The pelvic floor muscles can get out of a normal routine when symptoms like leaking, constipation, and pain arise. Using pelvic floor awareness practices, you can begin to turn those symptoms around!
"Normal" complaints like leaking while running after your kids, feeling gassy and bloated after meals, having unwanted pain during sex, or having to go to the bathroom every hour are common among women. They are also treatable. Start taking action steps to unravel the layers behind your symptoms.
Since the movement of the pelvic floor can be hard to feel or see - compared to flexing your bicep and seeing your arm curl up for example - a mirror stands in as a perfect stimulus to see those muscles.
We are launching a one-of-a-kind postpartum course that combines the knowledge of a pelvic floor physical therapist and pregnancy & postpartum athleticism strength coach to teach you WHY, WHEN, and HOW to make a safe return to postpartum exercise.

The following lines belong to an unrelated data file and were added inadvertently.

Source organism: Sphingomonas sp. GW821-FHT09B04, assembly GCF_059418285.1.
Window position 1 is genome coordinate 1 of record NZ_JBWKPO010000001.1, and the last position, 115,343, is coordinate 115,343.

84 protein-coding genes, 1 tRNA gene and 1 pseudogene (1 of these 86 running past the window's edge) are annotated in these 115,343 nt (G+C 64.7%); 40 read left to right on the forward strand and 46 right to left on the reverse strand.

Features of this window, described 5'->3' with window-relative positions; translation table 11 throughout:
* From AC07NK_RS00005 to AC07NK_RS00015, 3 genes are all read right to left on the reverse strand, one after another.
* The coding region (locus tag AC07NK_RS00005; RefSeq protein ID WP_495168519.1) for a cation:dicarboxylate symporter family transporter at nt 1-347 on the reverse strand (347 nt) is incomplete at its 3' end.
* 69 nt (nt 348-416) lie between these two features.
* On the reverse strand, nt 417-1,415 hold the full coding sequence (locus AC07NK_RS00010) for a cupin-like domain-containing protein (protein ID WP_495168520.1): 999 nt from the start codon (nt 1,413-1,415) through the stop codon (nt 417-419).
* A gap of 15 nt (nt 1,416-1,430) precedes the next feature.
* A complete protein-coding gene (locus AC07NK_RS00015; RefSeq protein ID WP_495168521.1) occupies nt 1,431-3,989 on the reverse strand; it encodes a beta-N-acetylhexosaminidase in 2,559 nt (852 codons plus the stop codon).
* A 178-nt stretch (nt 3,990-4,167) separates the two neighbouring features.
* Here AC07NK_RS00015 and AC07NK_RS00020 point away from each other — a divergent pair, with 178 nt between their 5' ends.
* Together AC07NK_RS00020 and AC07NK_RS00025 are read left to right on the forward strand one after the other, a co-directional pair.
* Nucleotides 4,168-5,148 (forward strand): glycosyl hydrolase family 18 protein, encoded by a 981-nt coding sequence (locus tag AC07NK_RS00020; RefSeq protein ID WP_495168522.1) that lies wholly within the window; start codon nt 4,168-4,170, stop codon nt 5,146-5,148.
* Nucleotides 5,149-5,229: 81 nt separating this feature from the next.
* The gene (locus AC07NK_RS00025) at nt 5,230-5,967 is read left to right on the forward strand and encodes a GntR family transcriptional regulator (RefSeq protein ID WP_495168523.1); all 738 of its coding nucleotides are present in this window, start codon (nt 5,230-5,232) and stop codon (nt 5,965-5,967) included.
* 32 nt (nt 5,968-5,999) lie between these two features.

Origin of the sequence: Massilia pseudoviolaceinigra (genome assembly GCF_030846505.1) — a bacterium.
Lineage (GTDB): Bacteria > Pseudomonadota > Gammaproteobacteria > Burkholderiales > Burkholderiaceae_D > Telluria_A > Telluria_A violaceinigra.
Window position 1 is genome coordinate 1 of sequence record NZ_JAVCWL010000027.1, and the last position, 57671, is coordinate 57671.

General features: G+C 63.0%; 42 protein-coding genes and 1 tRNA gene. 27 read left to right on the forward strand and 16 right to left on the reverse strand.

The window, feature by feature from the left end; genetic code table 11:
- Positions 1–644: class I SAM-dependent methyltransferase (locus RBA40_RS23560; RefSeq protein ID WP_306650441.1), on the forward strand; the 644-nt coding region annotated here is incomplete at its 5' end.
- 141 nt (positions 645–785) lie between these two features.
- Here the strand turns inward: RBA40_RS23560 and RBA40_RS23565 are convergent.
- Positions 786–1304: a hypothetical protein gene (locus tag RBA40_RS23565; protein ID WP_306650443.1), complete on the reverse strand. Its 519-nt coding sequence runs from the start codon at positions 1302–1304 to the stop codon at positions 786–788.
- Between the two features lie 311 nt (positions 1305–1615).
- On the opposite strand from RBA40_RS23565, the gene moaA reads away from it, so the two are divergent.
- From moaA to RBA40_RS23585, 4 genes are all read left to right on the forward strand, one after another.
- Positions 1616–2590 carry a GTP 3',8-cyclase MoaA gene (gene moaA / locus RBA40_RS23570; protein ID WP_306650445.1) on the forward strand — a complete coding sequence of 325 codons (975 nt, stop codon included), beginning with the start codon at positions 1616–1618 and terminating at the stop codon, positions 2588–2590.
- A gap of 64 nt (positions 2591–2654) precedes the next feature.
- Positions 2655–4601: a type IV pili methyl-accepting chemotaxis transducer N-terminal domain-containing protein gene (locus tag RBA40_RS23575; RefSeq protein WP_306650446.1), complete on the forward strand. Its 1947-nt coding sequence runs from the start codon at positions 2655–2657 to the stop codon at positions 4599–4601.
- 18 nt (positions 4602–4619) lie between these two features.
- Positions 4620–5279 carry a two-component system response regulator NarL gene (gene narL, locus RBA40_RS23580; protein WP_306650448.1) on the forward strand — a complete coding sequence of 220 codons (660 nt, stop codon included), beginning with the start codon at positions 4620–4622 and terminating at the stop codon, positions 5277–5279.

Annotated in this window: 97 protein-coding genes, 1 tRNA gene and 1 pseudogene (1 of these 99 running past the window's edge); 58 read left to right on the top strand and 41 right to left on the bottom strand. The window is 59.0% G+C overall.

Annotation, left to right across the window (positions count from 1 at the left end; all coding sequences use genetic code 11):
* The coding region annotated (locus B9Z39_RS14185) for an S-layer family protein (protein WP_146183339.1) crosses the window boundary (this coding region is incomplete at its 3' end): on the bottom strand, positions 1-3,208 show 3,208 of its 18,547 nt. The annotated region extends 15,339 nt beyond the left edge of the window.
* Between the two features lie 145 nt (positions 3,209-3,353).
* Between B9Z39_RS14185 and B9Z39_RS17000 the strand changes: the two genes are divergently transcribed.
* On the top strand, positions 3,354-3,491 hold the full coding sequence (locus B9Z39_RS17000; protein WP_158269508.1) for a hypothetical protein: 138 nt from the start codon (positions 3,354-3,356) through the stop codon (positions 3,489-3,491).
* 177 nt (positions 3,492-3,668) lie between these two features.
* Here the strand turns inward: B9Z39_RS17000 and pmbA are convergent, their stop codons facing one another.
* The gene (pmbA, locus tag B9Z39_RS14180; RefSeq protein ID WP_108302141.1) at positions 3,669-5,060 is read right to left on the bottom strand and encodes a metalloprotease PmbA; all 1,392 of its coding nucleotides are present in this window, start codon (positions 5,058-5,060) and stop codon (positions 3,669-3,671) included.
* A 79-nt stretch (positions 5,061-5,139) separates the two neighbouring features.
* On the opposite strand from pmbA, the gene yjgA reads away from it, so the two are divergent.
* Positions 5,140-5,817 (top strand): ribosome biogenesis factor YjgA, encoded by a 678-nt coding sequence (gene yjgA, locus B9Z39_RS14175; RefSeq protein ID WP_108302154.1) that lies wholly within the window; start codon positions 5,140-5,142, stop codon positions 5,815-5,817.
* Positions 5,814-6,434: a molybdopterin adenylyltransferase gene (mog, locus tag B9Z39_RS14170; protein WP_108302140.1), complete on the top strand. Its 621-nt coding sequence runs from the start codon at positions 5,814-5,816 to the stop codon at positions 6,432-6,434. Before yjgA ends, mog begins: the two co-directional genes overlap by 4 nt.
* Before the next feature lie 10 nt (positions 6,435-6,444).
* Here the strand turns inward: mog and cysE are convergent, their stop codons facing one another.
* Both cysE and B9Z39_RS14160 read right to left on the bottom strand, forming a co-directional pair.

Return to running postpartum is a process and should be paired with a rehab program to meet your long-term goals and wellbeing. We want to establish an early foundation and continue building on that with progressive overloading week-by-week to get stronger, feel confident in functional movements, and test out which variables work for you. Learn what makes up a postpartum return to run checklist!
What does postpartum recovery look like? The many changes that happen over 9+ month of carrying baby lead to 9+ months of healing and rehab. It isn't as simple as "getting back" to everything after 6 weeks.
Pelvic floor physical therapists can address so much when it comes to pregnancy and birth prep. Learning effective positions and pushing, evaluating your posture, establishing an exercise routine, improving muscle strength, and empowering your partner can make a tremendous difference for your pregnancy and childbirth.
Most people hear the words pelvic floor, and automatically think of kegels (or pelvic floor contractions). Yet, there are many cases where quite the opposite is more important.
Pelvic organ prolapse does not limit the activities and life you are able to have; it takes finding the right ways to do those things you want.
Other birth professionals can address a range of concerns at any stage of prenatal or postpartum care. Learn who to involve in your birth team.